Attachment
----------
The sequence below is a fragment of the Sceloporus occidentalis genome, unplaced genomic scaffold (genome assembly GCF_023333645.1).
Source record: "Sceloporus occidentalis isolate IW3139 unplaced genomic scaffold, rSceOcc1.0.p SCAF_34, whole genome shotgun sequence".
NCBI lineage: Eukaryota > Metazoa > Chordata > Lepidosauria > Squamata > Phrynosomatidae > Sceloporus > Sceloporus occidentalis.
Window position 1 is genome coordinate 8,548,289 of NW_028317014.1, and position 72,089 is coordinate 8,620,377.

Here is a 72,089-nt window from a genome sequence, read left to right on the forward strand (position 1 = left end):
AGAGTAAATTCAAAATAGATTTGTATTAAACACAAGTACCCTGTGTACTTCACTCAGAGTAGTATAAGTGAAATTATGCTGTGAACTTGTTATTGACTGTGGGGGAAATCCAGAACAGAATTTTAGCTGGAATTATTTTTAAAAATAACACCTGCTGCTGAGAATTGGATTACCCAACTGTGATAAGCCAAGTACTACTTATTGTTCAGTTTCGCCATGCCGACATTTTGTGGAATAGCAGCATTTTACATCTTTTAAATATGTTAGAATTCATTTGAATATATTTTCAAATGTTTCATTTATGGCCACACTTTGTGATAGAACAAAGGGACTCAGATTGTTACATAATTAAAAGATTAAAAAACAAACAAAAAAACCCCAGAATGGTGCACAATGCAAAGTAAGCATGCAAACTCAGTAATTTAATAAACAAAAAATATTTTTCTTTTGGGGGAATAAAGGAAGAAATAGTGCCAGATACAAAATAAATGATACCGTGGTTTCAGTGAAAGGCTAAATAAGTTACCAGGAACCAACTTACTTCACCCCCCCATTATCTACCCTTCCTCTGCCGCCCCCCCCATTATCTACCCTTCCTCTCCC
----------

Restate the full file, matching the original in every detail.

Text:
The sequence below is a fragment of the Sceloporus occidentalis genome, unplaced genomic scaffold (genome assembly GCF_023333645.1).
Source record: "Sceloporus occidentalis isolate IW3139 unplaced genomic scaffold, rSceOcc1.0.p SCAF_34, whole genome shotgun sequence".
NCBI lineage: Eukaryota > Metazoa > Chordata > Lepidosauria > Squamata > Phrynosomatidae > Sceloporus > Sceloporus occidentalis.
Window position 1 is genome coordinate 8,548,289 of NW_028317014.1, and position 72,089 is coordinate 8,620,377.

Here is a 72,089-nt window from a genome sequence, read left to right on the forward strand (position 1 = left end):
AGAGTAAATTCAAAATAGATTTGTATTAAACACAAGTACCCTGTGTACTTCACTCAGAGTAGTATAAGTGAAATTATGCTGTGAACTTGTTATTGACTGTGGGGGAAATCCAGAACAGAATTTTAGCTGGAATTATTTTTAAAAATAACACCTGCTGCTGAGAATTGGATTACCCAACTGTGATAAGCCAAGTACTACTTATTGTTCAGTTTCGCCATGCCGACATTTTGTGGAATAGCAGCATTTTACATCTTTTAAATATGTTAGAATTCATTTGAATATATTTTCAAATGTTTCATTTATGGCCACACTTTGTGATAGAACAAAGGGACTCAGATTGTTACATAATTAAAAGATTAAAAAACAAACAAAAAAACCCCAGAATGGTGCACAATGCAAAGTAAGCATGCAAACTCAGTAATTTAATAAACAAAAAATATTTTTCTTTTGGGGGAATAAAGGAAGAAATAGTGCCAGATACAAAATAAATGATACCGTGGTTTCAGTGAAAGGCTAAATAAGTTACCAGGAACCAACTTACTTCACCCCCCCATTATCTACCCTTCCTCTGCCGCCCCCCCCATTATCTACCCTTCCTCTCCC